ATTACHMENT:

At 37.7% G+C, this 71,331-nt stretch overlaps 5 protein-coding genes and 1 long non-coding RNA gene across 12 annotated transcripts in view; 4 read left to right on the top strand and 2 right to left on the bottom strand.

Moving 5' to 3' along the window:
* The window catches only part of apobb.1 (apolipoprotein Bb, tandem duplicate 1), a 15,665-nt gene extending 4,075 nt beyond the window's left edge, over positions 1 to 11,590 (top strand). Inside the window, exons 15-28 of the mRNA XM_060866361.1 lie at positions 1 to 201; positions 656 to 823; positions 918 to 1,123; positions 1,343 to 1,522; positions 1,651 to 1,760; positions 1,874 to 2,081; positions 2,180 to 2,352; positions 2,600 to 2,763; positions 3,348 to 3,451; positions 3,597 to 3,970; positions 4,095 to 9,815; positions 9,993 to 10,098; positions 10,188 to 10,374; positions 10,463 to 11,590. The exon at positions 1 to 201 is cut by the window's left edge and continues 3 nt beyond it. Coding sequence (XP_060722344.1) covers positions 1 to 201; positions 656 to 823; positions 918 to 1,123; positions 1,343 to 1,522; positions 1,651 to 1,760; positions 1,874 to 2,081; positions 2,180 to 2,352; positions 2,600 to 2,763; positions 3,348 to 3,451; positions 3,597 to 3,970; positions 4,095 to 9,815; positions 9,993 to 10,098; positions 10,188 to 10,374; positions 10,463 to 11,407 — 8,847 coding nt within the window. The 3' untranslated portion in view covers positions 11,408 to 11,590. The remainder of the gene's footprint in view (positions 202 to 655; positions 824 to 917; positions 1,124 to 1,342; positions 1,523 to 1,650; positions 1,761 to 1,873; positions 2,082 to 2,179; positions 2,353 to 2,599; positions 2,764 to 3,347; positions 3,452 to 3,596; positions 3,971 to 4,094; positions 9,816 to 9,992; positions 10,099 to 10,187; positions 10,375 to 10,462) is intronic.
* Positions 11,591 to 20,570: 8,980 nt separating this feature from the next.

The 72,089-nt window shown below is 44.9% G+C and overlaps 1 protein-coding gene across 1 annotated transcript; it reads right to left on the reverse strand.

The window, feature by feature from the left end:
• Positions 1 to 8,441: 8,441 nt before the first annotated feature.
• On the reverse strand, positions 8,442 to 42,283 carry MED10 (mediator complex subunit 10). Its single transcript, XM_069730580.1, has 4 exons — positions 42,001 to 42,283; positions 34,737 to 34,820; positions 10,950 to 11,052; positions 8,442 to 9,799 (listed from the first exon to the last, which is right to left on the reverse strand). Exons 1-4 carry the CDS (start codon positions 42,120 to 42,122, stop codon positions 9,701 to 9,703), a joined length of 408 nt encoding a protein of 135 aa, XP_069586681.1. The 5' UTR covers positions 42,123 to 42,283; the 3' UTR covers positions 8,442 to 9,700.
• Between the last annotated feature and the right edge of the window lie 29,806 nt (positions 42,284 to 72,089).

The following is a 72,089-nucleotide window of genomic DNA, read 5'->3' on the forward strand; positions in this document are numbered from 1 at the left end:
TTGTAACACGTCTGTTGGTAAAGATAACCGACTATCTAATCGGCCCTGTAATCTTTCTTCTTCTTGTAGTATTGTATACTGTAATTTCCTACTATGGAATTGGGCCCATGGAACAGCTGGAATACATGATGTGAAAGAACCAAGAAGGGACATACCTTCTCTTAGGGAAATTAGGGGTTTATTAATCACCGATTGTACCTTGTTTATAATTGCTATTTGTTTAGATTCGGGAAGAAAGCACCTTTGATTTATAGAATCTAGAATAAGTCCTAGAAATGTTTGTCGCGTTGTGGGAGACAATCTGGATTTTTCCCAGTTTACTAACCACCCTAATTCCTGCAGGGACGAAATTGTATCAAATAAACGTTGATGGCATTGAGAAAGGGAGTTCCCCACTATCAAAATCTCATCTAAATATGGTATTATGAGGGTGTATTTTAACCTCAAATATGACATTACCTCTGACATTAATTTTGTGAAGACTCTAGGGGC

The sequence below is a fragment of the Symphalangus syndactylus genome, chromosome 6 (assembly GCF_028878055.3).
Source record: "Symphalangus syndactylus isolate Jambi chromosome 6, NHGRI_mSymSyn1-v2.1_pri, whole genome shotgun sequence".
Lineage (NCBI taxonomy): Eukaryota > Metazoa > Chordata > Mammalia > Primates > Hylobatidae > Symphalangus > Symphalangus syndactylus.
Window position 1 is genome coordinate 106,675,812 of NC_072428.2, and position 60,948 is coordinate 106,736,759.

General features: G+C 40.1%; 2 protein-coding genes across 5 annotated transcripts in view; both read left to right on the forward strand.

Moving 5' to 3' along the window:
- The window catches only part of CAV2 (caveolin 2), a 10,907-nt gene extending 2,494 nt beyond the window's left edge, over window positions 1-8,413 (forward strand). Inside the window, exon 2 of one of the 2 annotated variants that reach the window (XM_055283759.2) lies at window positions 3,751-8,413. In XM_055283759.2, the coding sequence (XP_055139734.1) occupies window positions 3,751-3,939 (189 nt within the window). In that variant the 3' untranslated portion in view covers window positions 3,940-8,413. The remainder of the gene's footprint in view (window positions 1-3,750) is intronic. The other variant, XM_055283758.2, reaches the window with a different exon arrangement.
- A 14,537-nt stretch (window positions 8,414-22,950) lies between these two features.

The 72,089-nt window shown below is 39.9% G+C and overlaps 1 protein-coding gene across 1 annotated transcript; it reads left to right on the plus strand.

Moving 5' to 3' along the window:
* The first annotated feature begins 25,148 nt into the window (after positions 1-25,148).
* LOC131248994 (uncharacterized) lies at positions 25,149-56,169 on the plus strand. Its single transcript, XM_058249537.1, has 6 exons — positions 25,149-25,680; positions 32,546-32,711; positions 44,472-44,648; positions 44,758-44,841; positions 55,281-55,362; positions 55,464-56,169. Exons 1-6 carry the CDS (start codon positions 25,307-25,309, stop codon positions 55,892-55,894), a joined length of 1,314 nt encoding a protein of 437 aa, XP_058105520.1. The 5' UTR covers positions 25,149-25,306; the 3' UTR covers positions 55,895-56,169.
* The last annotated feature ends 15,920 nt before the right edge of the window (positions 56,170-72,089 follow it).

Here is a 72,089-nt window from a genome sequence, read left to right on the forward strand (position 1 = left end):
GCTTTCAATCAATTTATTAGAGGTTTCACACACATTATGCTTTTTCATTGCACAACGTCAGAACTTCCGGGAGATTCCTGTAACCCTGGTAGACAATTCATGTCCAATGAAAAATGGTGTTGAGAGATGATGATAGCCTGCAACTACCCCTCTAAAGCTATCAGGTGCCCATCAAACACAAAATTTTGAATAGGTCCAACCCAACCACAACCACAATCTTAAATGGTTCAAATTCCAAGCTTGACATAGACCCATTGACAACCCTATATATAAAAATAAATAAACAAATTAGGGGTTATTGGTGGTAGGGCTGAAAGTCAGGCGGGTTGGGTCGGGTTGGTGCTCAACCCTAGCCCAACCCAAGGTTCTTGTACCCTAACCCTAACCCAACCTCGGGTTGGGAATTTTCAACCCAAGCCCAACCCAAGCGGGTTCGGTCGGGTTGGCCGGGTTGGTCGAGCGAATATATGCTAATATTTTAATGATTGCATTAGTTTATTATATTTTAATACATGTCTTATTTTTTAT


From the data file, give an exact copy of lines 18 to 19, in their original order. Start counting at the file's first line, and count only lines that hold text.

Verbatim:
- The window catches only part of CAV2 (caveolin 2), a 10,907-nt gene extending 2,494 nt beyond the window's left edge, over window positions 1-8,413 (forward strand). Inside the window, exon 2 of one of the 2 annotated variants that reach the window (XM_055283759.2) lies at window positions 3,751-8,413. In XM_055283759.2, the coding sequence (XP_055139734.1) occupies window positions 3,751-3,939 (189 nt within the window). In that variant the 3' untranslated portion in view covers window positions 3,940-8,413. The remainder of the gene's footprint in view (window positions 1-3,750) is intronic. The other variant, XM_055283758.2, reaches the window with a different exon arrangement.
- A 14,537-nt stretch (window positions 8,414-22,950) lies between these two features.